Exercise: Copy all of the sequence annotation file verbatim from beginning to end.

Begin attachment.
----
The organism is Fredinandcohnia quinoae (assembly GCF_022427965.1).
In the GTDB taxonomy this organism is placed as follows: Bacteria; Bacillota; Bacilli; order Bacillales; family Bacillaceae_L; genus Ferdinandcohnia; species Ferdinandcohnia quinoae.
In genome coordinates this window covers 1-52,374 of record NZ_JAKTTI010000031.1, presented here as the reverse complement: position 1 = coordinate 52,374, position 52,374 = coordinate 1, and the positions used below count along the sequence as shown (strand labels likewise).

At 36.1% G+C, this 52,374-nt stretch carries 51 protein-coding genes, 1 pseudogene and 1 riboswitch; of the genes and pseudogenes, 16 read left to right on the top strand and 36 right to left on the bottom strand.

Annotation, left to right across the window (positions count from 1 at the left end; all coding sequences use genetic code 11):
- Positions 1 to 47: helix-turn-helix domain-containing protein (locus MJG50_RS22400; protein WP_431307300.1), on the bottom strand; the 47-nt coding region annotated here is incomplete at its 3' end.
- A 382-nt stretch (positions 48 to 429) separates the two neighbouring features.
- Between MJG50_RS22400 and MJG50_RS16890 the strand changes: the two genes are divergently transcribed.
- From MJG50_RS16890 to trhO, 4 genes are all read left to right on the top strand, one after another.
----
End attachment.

The organism is Fredinandcohnia quinoae (assembly GCF_022427965.1).
In the GTDB taxonomy this organism is placed as follows: Bacteria; Bacillota; Bacilli; order Bacillales; family Bacillaceae_L; genus Ferdinandcohnia; species Ferdinandcohnia quinoae.
In genome coordinates this window covers 1-52,374 of record NZ_JAKTTI010000031.1, presented here as the reverse complement: position 1 = coordinate 52,374, position 52,374 = coordinate 1, and the positions used below count along the sequence as shown (strand labels likewise).

At 36.1% G+C, this 52,374-nt stretch carries 51 protein-coding genes, 1 pseudogene and 1 riboswitch; of the genes and pseudogenes, 16 read left to right on the top strand and 36 right to left on the bottom strand.

Annotation, left to right across the window (positions count from 1 at the left end; all coding sequences use genetic code 11):
- Positions 1 to 47: helix-turn-helix domain-containing protein (locus MJG50_RS22400; protein WP_431307300.1), on the bottom strand; the 47-nt coding region annotated here is incomplete at its 3' end.
- A 382-nt stretch (positions 48 to 429) separates the two neighbouring features.
- Between MJG50_RS22400 and MJG50_RS16890 the strand changes: the two genes are divergently transcribed.
- From MJG50_RS16890 to trhO, 4 genes are all read left to right on the top strand, one after another.